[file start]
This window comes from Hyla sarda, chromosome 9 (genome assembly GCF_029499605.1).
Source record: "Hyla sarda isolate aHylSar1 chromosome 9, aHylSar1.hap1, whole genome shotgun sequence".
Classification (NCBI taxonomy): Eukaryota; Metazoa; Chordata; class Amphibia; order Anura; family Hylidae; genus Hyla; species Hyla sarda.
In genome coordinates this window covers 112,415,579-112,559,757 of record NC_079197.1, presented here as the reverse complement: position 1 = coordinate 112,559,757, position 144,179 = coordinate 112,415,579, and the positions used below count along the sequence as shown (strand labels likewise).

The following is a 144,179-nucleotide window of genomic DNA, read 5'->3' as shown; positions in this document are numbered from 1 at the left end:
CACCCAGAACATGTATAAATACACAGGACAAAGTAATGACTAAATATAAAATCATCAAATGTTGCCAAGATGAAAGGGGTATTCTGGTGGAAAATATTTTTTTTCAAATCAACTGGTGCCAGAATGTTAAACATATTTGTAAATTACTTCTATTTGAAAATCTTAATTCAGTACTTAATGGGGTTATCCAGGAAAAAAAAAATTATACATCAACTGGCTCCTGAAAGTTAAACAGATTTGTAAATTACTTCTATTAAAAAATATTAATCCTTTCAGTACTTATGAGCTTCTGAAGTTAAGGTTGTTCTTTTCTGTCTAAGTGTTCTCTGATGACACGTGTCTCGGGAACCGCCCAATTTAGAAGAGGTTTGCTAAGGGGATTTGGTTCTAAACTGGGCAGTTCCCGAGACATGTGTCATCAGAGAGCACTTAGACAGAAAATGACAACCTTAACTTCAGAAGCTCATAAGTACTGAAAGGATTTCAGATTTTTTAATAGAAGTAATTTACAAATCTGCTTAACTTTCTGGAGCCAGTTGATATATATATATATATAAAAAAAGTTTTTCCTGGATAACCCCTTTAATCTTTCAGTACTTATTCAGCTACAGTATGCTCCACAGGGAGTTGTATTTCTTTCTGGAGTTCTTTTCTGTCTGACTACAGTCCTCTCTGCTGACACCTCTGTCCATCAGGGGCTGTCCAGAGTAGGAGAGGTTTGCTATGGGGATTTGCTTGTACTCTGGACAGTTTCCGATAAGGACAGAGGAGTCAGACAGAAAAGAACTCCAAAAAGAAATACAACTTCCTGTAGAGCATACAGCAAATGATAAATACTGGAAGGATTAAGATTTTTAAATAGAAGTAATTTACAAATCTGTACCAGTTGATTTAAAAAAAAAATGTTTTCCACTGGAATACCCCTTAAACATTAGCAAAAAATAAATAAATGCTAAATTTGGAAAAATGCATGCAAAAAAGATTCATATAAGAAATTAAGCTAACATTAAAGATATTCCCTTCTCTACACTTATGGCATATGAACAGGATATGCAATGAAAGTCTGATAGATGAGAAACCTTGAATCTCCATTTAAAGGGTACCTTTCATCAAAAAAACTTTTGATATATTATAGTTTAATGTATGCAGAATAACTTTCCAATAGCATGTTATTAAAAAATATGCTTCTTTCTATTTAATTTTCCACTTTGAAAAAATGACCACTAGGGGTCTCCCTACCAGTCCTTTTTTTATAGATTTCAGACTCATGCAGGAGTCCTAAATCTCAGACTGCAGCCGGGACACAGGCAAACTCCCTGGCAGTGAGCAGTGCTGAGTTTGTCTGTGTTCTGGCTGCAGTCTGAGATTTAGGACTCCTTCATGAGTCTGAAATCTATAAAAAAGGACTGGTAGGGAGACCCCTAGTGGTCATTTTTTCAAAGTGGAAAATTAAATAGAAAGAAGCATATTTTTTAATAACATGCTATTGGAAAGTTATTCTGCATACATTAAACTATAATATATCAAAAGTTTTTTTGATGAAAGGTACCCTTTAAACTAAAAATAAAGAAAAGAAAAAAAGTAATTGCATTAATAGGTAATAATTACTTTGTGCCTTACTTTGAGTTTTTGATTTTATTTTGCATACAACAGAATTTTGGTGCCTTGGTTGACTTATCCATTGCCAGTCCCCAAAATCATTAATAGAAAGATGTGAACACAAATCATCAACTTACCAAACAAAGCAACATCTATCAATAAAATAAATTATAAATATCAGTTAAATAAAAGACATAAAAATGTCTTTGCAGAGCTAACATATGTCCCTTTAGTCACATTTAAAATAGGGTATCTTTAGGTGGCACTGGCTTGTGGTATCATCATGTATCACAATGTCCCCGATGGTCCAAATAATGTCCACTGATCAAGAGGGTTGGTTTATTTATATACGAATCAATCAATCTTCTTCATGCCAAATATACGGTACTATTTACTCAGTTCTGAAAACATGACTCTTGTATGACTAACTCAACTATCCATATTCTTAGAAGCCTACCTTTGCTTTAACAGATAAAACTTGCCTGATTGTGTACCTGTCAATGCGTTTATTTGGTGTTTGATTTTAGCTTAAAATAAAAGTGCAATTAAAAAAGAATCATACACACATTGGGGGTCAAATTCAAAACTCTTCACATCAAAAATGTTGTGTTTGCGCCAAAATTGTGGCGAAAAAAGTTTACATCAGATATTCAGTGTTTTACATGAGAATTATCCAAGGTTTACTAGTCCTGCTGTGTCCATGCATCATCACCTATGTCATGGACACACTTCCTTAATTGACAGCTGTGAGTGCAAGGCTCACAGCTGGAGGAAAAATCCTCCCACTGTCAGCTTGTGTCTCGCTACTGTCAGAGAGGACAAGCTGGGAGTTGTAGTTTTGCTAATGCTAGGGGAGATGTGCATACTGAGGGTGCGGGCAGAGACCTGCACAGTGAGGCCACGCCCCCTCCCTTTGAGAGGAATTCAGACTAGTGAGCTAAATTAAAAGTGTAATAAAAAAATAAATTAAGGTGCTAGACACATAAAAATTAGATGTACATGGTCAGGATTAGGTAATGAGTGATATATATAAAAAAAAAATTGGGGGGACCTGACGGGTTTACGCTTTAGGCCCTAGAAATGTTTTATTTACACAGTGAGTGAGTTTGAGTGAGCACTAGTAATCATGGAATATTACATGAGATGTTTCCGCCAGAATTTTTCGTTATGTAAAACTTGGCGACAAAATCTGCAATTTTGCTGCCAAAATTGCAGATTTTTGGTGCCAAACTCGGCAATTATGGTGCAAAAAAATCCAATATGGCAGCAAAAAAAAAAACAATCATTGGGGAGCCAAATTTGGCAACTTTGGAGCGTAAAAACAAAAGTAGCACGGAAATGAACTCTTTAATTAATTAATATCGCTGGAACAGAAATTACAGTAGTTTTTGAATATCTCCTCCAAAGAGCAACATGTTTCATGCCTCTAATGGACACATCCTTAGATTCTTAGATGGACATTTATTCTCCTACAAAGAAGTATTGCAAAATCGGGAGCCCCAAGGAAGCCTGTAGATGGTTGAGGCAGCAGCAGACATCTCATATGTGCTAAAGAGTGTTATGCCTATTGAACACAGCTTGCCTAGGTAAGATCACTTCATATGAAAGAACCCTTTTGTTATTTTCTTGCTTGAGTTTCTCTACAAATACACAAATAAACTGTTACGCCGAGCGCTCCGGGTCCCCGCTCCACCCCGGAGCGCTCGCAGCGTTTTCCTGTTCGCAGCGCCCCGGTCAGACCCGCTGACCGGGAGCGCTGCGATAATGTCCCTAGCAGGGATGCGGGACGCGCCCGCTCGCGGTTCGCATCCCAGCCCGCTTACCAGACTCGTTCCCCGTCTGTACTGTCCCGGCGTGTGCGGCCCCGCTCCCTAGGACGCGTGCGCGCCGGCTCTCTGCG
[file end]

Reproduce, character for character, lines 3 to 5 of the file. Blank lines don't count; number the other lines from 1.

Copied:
Classification (NCBI taxonomy): Eukaryota; Metazoa; Chordata; class Amphibia; order Anura; family Hylidae; genus Hyla; species Hyla sarda.
In genome coordinates this window covers 112,415,579-112,559,757 of record NC_079197.1, presented here as the reverse complement: position 1 = coordinate 112,559,757, position 144,179 = coordinate 112,415,579, and the positions used below count along the sequence as shown (strand labels likewise).

The following is a 144,179-nucleotide window of genomic DNA, read 5'->3' as shown; positions in this document are numbered from 1 at the left end: